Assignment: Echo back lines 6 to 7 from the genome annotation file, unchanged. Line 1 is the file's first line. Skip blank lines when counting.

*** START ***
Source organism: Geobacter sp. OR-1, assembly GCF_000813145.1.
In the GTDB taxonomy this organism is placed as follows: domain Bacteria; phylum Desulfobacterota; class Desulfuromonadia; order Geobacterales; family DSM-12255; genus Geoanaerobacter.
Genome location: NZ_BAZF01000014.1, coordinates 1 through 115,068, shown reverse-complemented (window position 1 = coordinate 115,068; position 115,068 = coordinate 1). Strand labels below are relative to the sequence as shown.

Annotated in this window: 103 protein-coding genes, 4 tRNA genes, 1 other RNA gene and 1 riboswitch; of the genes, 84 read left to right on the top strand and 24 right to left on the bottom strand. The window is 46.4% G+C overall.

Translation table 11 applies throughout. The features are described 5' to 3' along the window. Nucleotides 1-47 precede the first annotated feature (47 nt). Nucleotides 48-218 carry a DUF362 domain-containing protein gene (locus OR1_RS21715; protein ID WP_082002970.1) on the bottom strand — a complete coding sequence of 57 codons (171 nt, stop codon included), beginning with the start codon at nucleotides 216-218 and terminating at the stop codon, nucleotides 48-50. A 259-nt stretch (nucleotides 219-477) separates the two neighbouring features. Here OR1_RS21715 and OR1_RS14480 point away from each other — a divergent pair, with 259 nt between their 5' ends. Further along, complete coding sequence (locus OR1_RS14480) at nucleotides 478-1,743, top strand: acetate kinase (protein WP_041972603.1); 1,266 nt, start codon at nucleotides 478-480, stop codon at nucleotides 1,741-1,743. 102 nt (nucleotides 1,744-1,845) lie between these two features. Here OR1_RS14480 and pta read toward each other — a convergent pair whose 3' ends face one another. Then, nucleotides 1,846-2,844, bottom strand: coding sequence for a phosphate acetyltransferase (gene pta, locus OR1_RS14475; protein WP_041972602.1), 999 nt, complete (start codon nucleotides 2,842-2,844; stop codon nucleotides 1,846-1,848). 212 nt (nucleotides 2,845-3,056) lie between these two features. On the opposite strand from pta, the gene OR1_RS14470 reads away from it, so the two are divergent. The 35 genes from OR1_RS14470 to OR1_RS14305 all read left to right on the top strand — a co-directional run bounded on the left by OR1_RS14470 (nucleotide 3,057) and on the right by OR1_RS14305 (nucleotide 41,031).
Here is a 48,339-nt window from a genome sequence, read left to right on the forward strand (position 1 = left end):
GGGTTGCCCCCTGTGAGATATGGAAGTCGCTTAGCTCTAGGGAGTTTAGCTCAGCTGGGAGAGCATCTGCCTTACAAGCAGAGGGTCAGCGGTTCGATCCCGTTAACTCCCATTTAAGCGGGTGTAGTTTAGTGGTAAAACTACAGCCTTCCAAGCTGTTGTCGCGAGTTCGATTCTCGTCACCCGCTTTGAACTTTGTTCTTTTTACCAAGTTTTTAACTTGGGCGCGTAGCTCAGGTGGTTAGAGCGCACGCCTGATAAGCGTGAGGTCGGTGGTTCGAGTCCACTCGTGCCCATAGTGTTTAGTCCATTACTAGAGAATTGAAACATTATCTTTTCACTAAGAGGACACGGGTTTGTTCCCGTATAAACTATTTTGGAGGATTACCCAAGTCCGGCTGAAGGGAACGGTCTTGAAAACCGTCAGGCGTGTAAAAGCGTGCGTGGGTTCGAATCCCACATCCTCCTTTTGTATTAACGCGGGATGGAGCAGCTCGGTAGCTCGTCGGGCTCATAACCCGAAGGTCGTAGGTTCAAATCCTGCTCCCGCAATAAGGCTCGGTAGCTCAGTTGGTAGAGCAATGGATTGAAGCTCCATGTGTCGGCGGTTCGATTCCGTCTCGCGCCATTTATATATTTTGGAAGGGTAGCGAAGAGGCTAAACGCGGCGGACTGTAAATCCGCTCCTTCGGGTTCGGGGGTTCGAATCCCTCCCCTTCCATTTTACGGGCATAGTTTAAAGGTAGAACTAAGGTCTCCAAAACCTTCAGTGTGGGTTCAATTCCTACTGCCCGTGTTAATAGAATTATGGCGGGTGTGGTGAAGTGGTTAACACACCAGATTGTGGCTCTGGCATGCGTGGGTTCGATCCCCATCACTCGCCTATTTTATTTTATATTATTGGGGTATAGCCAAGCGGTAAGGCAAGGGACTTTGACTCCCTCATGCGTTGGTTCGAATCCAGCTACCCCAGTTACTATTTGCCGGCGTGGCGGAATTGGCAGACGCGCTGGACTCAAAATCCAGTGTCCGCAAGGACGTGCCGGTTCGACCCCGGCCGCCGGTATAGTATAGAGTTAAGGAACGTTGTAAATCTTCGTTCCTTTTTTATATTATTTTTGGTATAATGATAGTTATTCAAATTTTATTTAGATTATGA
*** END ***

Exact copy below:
Here is a 48,339-nt window from a genome sequence, read left to right on the forward strand (position 1 = left end):
GGGTTGCCCCCTGTGAGATATGGAAGTCGCTTAGCTCTAGGGAGTTTAGCTCAGCTGGGAGAGCATCTGCCTTACAAGCAGAGGGTCAGCGGTTCGATCCCGTTAACTCCCATTTAAGCGGGTGTAGTTTAGTGGTAAAACTACAGCCTTCCAAGCTGTTGTCGCGAGTTCGATTCTCGTCACCCGCTTTGAACTTTGTTCTTTTTACCAAGTTTTTAACTTGGGCGCGTAGCTCAGGTGGTTAGAGCGCACGCCTGATAAGCGTGAGGTCGGTGGTTCGAGTCCACTCGTGCCCATAGTGTTTAGTCCATTACTAGAGAATTGAAACATTATCTTTTCACTAAGAGGACACGGGTTTGTTCCCGTATAAACTATTTTGGAGGATTACCCAAGTCCGGCTGAAGGGAACGGTCTTGAAAACCGTCAGGCGTGTAAAAGCGTGCGTGGGTTCGAATCCCACATCCTCCTTTTGTATTAACGCGGGATGGAGCAGCTCGGTAGCTCGTCGGGCTCATAACCCGAAGGTCGTAGGTTCAAATCCTGCTCCCGCAATAAGGCTCGGTAGCTCAGTTGGTAGAGCAATGGATTGAAGCTCCATGTGTCGGCGGTTCGATTCCGTCTCGCGCCATTTATATATTTTGGAAGGGTAGCGAAGAGGCTAAACGCGGCGGACTGTAAATCCGCTCCTTCGGGTTCGGGGGTTCGAATCCCTCCCCTTCCATTTTACGGGCATAGTTTAAAGGTAGAACTAAGGTCTCCAAAACCTTCAGTGTGGGTTCAATTCCTACTGCCCGTGTTAATAGAATTATGGCGGGTGTGGTGAAGTGGTTAACACACCAGATTGTGGCTCTGGCATGCGTGGGTTCGATCCCCATCACTCGCCTATTTTATTTTATATTATTGGGGTATAGCCAAGCGGTAAGGCAAGGGACTTTGACTCCCTCATGCGTTGGTTCGAATCCAGCTACCCCAGTTACTATTTGCCGGCGTGGCGGAATTGGCAGACGCGCTGGACTCAAAATCCAGTGTCCGCAAGGACGTGCCGGTTCGACCCCGGCCGCCGGTATAGTATAGAGTTAAGGAACGTTGTAAATCTTCGTTCCTTTTTTATATTATTTTTGGTATAATGATAGTTATTCAAATTTTATTTAGATTATGA